Over 1.6 million children have lost the care of their parents in Zimbabwe. HIV/AIDS has had a devastating effect on families and the communities they live in. Some steps have been made to protect the most vulnerable children, but much more remains to be done.
Poverty and lack of opportunity
Sisters “cooking” together (photo: S. Kitshoff)
Bulawayo is Zimbabwe’s second largest city and has a population of over 653,000. It is located in the west of the country in Matabeleland, though it is now its own province. The city is an important industrial and commercial centre but it has been heavily affected by the country’s economic crisis. In recent years, almost 100 companies closed down in the city, leading to high rates of unemployment. Many companies have also relocated to the capital, Harare.
The economic crisis has led to rising poverty levels in the region in recent years. Some estimates place unemployment as high as 80 per cent, and poverty at 60 per cent. There has been no serious investment in infrastructure or social services in the region, so poor families fend for themselves lacking the necessary support to help them improve their living conditions. Children are the hardest hit by this, and many of them miss out on an education because they have to contribute to the family’s survival. On the municipal dumpsites on the outskirts of the city, children can be seen picking through the garbage looking for scraps. This exposes them to a number of health hazards. Sometimes whole families live in makeshift shacks near the dumps and scrape a living this way.
Hygiene conditions are precarious for many
The shortage of clean drinking water has very severely affected the population of Bulawayo in recent years. Several years of drought, the economic crisis and the AIDS pandemic have all played their part in leaving many families in a highly vulnerable position. Often, people have to travel several kilometres at least twice a day to get clean water. When people are ill, this can be impossible, so they often end up drinking unclean water, which can lead to a number of diseases, especially in children. Sanitation conditions have deteriorated overall, as people are often unable to use their latrines due to the lack of water. Illnesses such as diarrhoea and cholera have thus been on the rise. Safe and clean water is therefore urgently required, as well as information on good hygiene practices. Health care is also not available to many families, often because they cannot afford the journey to the nearest health clinic.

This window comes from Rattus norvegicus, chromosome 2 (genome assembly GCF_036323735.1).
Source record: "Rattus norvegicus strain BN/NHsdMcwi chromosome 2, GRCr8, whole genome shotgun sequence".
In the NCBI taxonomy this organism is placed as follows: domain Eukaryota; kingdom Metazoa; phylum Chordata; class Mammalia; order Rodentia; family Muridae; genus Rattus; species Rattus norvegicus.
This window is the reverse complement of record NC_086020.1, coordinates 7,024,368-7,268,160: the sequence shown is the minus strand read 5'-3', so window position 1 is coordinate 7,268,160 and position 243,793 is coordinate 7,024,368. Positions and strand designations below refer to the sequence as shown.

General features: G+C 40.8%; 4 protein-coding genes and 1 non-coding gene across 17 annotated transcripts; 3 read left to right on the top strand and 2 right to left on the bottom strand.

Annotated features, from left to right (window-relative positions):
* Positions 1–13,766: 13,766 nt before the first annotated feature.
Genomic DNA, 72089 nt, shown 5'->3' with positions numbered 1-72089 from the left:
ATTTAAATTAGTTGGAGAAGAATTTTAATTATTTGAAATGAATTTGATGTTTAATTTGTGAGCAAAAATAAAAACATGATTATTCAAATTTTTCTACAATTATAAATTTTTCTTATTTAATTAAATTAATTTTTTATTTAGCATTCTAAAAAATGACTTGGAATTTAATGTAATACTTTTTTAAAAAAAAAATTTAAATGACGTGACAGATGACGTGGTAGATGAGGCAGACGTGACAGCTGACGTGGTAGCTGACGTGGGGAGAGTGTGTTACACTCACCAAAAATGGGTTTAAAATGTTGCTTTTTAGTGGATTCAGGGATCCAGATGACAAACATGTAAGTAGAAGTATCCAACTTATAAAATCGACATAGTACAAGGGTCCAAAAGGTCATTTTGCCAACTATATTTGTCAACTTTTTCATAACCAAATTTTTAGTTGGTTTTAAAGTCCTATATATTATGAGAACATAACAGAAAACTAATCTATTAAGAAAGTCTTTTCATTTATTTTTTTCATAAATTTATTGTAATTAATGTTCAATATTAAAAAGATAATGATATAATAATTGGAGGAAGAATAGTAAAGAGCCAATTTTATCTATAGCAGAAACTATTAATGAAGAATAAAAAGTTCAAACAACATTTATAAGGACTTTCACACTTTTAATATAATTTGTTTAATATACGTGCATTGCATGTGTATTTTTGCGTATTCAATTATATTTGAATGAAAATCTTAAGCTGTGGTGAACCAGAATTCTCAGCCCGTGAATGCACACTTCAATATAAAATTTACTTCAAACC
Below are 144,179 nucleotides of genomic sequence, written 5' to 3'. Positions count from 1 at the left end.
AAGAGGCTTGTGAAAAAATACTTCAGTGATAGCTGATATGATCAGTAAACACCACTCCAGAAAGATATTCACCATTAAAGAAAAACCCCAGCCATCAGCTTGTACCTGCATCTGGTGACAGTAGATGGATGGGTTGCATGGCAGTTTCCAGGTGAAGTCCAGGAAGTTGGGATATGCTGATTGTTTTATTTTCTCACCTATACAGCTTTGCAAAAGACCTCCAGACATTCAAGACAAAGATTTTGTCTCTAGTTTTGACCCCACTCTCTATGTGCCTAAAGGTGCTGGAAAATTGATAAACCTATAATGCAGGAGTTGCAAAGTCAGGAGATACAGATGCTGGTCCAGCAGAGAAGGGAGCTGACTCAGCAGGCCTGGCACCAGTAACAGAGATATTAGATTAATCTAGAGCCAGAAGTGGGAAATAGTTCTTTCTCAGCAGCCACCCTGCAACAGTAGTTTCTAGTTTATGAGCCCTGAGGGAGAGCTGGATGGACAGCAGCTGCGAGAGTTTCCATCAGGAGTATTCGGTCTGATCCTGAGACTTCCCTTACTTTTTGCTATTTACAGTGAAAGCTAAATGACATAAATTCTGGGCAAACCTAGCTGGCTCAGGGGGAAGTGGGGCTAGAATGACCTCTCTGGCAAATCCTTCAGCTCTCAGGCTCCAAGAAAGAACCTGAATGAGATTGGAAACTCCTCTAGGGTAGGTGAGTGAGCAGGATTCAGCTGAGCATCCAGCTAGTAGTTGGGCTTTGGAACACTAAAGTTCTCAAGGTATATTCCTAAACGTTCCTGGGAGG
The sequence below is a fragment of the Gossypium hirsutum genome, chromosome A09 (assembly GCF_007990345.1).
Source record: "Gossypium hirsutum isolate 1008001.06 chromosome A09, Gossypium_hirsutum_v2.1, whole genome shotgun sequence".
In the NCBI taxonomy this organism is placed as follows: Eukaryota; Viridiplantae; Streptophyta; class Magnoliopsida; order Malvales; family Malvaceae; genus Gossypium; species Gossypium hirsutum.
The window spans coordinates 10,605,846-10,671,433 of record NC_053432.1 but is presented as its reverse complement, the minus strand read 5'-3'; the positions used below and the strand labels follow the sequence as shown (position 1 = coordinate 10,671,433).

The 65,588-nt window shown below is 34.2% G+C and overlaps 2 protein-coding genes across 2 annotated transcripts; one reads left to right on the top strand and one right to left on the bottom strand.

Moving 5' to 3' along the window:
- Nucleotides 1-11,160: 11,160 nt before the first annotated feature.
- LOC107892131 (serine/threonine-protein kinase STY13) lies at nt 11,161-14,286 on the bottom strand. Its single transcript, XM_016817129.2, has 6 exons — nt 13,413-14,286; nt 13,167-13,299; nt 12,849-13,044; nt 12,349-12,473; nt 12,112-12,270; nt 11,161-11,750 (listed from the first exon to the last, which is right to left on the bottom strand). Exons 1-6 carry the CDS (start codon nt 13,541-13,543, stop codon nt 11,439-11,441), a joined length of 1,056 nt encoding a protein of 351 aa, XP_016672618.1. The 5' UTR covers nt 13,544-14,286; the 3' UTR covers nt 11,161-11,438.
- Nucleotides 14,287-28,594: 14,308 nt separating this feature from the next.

What we do in Bulawayo
A little boy with his SOS mother (photo: S. Kitshoff)
SOS Children’s Villages first began its work in Bulawayo in 1995.
Strengthen families: In recent years, we have continuously expanded our family strengthening programme in the region so as to reach as many struggling families as possible. The aim is to alleviate hardship and maintain family stability so that children will be safe and protected and grow up in a loving home.
The social centres ensure that children have access to essential health and nutritional services, as well as education. We assist parents by providing guidance on income-generating skills and parenting practices, as well as counselling and psychological support where needed.
Our support goes out especially to adults and children who have been affected by HIV/AIDS. In cooperation with local organisations, we also work towards strengthening the support systems for vulnerable families within the community.
Care in SOS families: For children from the region who are no longer able to live with their parents, 15 SOS families can provide a loving home for up to 180 children. In each family, the children live with their brothers and sisters, affectionately cared for by their SOS mother.
Education: The children attend the SOS Kindergarten in Bulawayo together with children from the neighbourhood, which ensures that they are integrated into the local community from a young age. The children then go on to complete their primary education at the SOS school, which is attended by around 760 pupils.
Support for young people: When young people who grew up in an SOS family feel ready to move out of the family home in order to pursue further education or vocational training, our SOS Youth Programmes continues to support them as they make the transition into adulthood.